Every year Project Tomorrow releases findings from their Speak Up Survey. I am always amazed at this research and how I can use it with different stakeholder groups to move technology forward. The project’s wide participant base helps! Over 500,000 people participated in this year’s survey, which includes 415,686 K-12 students, 38,613 teachers and librarians, 40, 218 parents, 4,536 administrators and technology leaders, and 6,623 community members.
This year’s report is a bit different from previous ones. Instead of focusing on changes around technology use, it focuses on what the Speak Up Surveys have documented over many years: “…the emergence of pixel-based digital tools, specifically, videos, games, animations and simulations, as legitimate vehicles for learning” (emphasis mine).
How is this happening and what were the results from students, parents, and teachers? Some significant trends are highlighted below. Each is accompanied by a link to an infographic you can use to begin a conversation with your groups.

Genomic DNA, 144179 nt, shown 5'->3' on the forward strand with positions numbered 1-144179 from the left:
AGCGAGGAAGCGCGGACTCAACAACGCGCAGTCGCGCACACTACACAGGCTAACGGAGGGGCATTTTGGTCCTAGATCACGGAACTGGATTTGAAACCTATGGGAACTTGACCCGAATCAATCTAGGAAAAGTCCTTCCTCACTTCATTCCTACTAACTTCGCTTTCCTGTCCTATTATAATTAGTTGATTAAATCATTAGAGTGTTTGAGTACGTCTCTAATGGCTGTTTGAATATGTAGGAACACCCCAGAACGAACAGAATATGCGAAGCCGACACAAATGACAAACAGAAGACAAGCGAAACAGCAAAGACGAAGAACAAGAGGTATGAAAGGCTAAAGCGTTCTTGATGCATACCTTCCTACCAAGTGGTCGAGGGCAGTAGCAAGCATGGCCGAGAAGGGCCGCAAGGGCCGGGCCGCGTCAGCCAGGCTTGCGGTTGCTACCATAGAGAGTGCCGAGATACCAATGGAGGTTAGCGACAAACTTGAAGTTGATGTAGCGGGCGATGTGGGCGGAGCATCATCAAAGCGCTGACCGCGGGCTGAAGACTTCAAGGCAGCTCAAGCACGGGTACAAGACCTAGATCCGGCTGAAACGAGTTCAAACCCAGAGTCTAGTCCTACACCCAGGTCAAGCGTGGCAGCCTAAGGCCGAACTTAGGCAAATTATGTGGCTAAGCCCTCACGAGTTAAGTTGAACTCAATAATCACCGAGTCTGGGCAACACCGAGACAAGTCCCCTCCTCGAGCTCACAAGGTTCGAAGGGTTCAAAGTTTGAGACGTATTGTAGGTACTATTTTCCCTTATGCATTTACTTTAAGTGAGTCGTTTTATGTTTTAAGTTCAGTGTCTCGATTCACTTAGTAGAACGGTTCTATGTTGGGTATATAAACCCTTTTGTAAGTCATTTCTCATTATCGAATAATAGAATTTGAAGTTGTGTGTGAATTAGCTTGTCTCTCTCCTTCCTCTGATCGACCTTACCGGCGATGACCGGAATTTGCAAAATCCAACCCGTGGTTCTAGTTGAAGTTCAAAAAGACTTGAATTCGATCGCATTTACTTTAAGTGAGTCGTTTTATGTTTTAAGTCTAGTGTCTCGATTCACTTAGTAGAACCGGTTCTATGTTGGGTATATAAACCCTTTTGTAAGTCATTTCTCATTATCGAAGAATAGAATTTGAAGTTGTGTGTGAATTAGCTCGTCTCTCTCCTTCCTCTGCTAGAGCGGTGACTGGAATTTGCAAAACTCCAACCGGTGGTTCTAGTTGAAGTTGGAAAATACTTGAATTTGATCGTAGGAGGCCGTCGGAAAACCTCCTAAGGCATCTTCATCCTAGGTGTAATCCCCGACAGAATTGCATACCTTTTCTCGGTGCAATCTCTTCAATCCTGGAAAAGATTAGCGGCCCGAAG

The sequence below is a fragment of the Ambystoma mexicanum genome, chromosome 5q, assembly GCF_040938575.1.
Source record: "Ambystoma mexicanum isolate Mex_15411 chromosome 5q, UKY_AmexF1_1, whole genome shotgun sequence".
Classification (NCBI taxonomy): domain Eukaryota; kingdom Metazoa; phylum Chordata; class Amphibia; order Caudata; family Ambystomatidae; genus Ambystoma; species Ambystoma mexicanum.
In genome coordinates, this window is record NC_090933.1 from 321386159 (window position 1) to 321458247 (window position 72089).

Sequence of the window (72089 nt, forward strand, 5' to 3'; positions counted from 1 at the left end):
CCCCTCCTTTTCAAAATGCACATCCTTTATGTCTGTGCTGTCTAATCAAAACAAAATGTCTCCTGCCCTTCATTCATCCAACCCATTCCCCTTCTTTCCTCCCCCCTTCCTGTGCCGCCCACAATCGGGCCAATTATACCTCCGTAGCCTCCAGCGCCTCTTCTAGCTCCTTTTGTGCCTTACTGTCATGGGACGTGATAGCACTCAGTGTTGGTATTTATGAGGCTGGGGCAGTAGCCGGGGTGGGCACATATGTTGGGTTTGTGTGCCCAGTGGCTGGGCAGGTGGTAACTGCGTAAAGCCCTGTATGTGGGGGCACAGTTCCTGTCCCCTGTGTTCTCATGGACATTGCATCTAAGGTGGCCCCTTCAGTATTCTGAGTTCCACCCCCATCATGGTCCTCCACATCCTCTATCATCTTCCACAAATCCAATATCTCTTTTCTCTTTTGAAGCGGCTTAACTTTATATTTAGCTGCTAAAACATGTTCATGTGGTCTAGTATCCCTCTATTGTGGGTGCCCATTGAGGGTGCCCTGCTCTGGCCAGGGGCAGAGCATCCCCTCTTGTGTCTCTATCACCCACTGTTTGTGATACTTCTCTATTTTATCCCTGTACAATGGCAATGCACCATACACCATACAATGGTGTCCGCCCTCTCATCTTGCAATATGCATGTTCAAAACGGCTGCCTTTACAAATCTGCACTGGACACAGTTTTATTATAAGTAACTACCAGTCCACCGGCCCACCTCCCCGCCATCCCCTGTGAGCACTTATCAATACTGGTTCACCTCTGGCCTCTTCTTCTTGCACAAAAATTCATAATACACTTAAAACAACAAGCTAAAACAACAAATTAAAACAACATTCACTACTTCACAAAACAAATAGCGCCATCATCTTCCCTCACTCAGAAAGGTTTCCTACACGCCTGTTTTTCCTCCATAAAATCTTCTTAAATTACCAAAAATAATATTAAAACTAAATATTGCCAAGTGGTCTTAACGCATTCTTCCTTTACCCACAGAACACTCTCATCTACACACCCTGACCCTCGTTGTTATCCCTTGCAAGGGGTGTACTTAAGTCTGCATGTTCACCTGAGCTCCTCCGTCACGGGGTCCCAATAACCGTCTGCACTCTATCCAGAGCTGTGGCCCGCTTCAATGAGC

- Students are learning via YouTube: 38% are finding online videos to help with their homework. Infographic
- K-12 Parents are on board with technology from using it at home to receiving text messages.
- Tech use in school is important to student success. (85%)
- Parents are concerned that technology use varies from teacher to teacher. Infographic
- Teachers are using more and more digital content in the classroom with flipped learning growing rapidly. Videos (68%) digital games (48%) online curriculum (36%) online textbooks (30%) an animations (27%). Infographic
The disruptive nature of technology has brought about change in our schools. Today’s leaders are more on board with technology than ever before, but we recognize some road blocks to moving forward. The top barrier, according to 57% of principals, is “lack of teacher training on how to integrate digital content within instruction.” Interestingly, 35% of teachers say they are interested in professional development on implementation, and are open to online instruction as well.
The key finding of Project Tomorrow’s Speak Up Survey?
“Students, educators and parents agree—we need a different kind of learning experience for the future.”
Certainly, it is a changing instructional world. I hope these nuggets from the report will pique your interest and lead you to want to read and share the full report, From Print to Pixel: the role of videos, games, animations and simulations within K-12 education.